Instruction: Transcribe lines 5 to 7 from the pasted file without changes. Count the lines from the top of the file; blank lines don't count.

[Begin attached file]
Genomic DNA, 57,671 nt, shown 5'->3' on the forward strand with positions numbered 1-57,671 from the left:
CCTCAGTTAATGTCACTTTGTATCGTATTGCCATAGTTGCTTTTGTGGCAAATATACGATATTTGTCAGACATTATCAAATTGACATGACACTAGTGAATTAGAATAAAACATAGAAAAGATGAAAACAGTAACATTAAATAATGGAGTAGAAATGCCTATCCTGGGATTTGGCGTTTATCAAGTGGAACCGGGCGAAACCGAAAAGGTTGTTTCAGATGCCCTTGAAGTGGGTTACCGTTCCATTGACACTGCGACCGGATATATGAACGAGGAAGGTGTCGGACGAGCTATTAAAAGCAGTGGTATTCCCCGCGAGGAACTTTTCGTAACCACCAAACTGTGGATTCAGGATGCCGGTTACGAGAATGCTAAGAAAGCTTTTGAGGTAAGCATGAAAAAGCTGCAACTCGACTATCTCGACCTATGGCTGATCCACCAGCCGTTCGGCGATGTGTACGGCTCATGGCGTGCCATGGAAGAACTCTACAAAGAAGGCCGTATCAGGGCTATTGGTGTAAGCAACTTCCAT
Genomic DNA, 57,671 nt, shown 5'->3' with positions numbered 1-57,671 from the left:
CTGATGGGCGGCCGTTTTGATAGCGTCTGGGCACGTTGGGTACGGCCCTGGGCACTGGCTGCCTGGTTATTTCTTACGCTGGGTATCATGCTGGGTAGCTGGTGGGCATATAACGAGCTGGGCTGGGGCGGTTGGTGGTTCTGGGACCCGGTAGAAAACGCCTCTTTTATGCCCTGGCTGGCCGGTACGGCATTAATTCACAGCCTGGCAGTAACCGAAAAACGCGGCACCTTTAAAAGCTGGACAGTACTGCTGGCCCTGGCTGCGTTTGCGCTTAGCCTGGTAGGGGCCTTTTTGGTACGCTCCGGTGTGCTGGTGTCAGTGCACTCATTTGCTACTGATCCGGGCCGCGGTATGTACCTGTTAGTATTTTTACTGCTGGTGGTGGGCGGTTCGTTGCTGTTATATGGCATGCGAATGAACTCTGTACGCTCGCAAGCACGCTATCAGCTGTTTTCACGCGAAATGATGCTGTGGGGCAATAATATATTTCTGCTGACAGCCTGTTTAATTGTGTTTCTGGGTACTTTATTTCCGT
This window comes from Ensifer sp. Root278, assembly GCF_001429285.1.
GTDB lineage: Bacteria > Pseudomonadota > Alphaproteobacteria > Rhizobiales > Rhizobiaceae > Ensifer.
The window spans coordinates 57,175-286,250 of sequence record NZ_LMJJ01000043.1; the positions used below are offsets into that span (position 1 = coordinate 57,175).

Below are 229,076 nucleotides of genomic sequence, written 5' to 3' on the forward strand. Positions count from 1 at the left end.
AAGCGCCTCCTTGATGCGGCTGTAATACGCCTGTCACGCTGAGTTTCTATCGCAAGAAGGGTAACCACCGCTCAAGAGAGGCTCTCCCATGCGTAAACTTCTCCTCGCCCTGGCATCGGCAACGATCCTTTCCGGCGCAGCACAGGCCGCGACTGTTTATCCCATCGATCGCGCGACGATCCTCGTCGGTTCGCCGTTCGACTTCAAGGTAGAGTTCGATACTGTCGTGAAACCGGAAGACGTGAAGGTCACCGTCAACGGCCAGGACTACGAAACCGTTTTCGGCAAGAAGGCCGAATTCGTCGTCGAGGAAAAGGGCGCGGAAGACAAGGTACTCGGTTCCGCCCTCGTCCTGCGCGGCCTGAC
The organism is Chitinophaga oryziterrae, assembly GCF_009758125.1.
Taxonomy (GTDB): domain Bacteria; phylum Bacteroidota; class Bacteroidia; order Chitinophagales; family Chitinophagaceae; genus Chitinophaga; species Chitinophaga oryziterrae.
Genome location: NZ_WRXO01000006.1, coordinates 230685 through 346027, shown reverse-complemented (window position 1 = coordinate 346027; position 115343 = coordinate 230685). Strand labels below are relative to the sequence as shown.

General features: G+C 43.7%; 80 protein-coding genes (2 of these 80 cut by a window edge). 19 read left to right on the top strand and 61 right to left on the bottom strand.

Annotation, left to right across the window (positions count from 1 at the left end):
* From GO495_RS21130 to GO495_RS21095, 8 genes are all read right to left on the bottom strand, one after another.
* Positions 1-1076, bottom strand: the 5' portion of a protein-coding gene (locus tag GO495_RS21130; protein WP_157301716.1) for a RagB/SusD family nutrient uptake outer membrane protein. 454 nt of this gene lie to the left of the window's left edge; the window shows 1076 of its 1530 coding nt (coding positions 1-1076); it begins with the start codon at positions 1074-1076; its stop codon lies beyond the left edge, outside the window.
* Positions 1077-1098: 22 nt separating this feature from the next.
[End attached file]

This window comes from Ensifer sp. Root278, assembly GCF_001429285.1.
GTDB lineage: Bacteria > Pseudomonadota > Alphaproteobacteria > Rhizobiales > Rhizobiaceae > Ensifer.
The window spans coordinates 57,175-286,250 of sequence record NZ_LMJJ01000043.1; the positions used below are offsets into that span (position 1 = coordinate 57,175).